A Christmas Carol (1984 film)

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A Christmas Carol
Achristmascarol.jpg
Home video cover
Genre Drama
Family
Fantasy
Based on A Christmas Carol
1843 novel
by Charles Dickens
Screenplay by Roger O. Hirson
Directed by Clive Donner
Starring George C. Scott
Frank Finlay
David Warner
Susannah York
Edward Woodward
Roger Rees
Theme music composer Nick Bicât
Country of origin United Kingdom
United States
Original language(s) English
Production
Executive producer(s) Robert E. Fuisz
Producer(s) George F. Storke
Alfred R. Kelman
Cinematography Tony Imi
Editor(s) Peter Tanner
Running time 100 minutes
Production company(s) Entertainment Partners Ltd.
Distributor CBS
Release
Original network CBS
Original release 17 December 1984 (1984-12-17)

A Christmas Carol is a 1984 British-American made-for-television film adaptation of Charles Dickens' famous 1843 novella of the same name. The film is directed by Clive Donner who had been an editor of the 1951 film Scrooge and stars George C. Scott as Ebenezer Scrooge.

Plot[edit]

On Christmas Eve in 1843 London, Ebenezer Scrooge, a miserly money-lender at a local counting house, does not share the merriment of Christmas. He declines Fred Hollywell's invitation for Christmas dinner and reluctantly accepts his loyal employee Bob Cratchit's offer to have Christmas off since there will be no business for Scrooge during the day. As he leaves for the Royal Stock Exchange, Scrooge encounters Bob's ill son Tiny Tim waiting across from Scrooge's office. After initially mistaking Tim for a beggar, Scrooge assures him that he will have a long wait for his father in the cold before leaving.

In the stock exchange, Scrooge is greeted by three other businessmen who wish to purchase some corn; they had delayed in concluding the deal, apparently in hopes that Scrooge would lower his price. To their dismay, however, Scrooge informs them that the price has gone up 5% because of the delay, and unless they come to an agreement, the price would go up another 5% the next day. Before leaving, Scrooge informs them that he will not ship without the cash in hand. After being approached by two gentlemen collecting money for charity, Mr. Poole and Mr. Hacking, Scrooge turns down their offer. In his house, Scrooge encounters the ghost of his deceased business partner Jacob Marley, who warns him to repent his wicked ways or he will be condemned in the afterlife like he did, carrying heavy chains forged for his own greedy ways. He informs Scrooge that three time-travelling spirits will visit him for that night.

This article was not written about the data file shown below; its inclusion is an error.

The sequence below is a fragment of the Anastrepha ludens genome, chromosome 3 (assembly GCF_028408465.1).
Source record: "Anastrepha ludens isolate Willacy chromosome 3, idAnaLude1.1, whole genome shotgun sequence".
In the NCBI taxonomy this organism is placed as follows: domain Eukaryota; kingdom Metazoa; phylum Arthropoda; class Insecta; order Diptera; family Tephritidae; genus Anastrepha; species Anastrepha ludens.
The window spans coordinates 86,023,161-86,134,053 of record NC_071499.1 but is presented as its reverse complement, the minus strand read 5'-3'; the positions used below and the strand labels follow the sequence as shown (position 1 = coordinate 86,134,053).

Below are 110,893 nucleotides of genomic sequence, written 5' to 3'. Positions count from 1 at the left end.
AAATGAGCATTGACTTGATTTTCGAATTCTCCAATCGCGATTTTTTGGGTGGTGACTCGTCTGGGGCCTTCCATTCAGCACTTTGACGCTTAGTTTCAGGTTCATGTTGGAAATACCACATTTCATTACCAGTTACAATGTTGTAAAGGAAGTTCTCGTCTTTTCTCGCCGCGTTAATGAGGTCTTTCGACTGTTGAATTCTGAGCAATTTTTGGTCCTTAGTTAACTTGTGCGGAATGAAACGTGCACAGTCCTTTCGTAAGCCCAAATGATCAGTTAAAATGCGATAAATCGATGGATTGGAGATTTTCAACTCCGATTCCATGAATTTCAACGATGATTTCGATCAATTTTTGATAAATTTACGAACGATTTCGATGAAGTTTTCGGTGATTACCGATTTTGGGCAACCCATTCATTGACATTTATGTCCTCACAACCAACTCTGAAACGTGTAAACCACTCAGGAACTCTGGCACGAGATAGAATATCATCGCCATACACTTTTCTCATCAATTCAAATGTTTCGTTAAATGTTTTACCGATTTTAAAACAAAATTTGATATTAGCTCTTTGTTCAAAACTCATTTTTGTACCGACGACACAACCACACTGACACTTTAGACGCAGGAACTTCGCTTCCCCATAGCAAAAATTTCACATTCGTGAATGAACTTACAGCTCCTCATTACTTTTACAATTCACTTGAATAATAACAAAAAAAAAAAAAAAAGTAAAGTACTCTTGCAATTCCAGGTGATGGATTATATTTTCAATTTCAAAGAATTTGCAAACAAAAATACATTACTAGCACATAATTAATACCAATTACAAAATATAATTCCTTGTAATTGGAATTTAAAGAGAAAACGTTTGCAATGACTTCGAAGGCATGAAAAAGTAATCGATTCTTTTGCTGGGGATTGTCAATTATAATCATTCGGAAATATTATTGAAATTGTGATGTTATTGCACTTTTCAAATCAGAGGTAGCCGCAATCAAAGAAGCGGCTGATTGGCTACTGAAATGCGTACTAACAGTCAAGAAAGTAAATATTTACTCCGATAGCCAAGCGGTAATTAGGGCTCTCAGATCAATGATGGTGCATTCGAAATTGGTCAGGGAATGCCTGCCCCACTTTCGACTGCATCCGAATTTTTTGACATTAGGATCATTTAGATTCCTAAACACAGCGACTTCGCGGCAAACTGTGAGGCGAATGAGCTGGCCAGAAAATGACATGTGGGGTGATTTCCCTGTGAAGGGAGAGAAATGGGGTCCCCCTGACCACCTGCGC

At one o'clock, the child-like Ghost of Christmas Past visits Scrooge and shows him his long forgotten past. Scrooge witnesses the time he spent the holidays alone at school with only his books for company. Scrooge mentions it was due to his mother's death in childbirth—Scrooge's birth—that caused his father to send him away from the family, blaming Ebenezer for his wife's death. Fan, Scrooge's beloved sister and Fred's mother, picks him up from school claiming their father Silas has changed but it turns out Silas still loathes his son and sends him to work as an apprentice for Fezziwig in only three days time, instead of keeping him for a longer visit that Fan would have wanted. Scrooge reveals that Fan died giving birth to Fred, and he treats Fred with the same contempt his father treated him. Scrooge is then shown when he worked as an apprentice for Fezziwig and fell in love with Belle, to whom he became engaged. However, Scrooge's obsession with money continues to grow, and thus he begins to take Belle for granted. After realizing that Scrooge no longer cares for her as much as he used to, Belle ends their engagement. Scrooge is then shown that Belle is married and is now a mother to several children. When they reach the time of Jacob Marley's death, Belle's husband says he found Jacob Marley was dying and all Scrooge's response to that was to stay behind at his office and continue working instead of visiting his dying partner. A distraught Scrooge puts out the spirit with its cap as he returns to the present.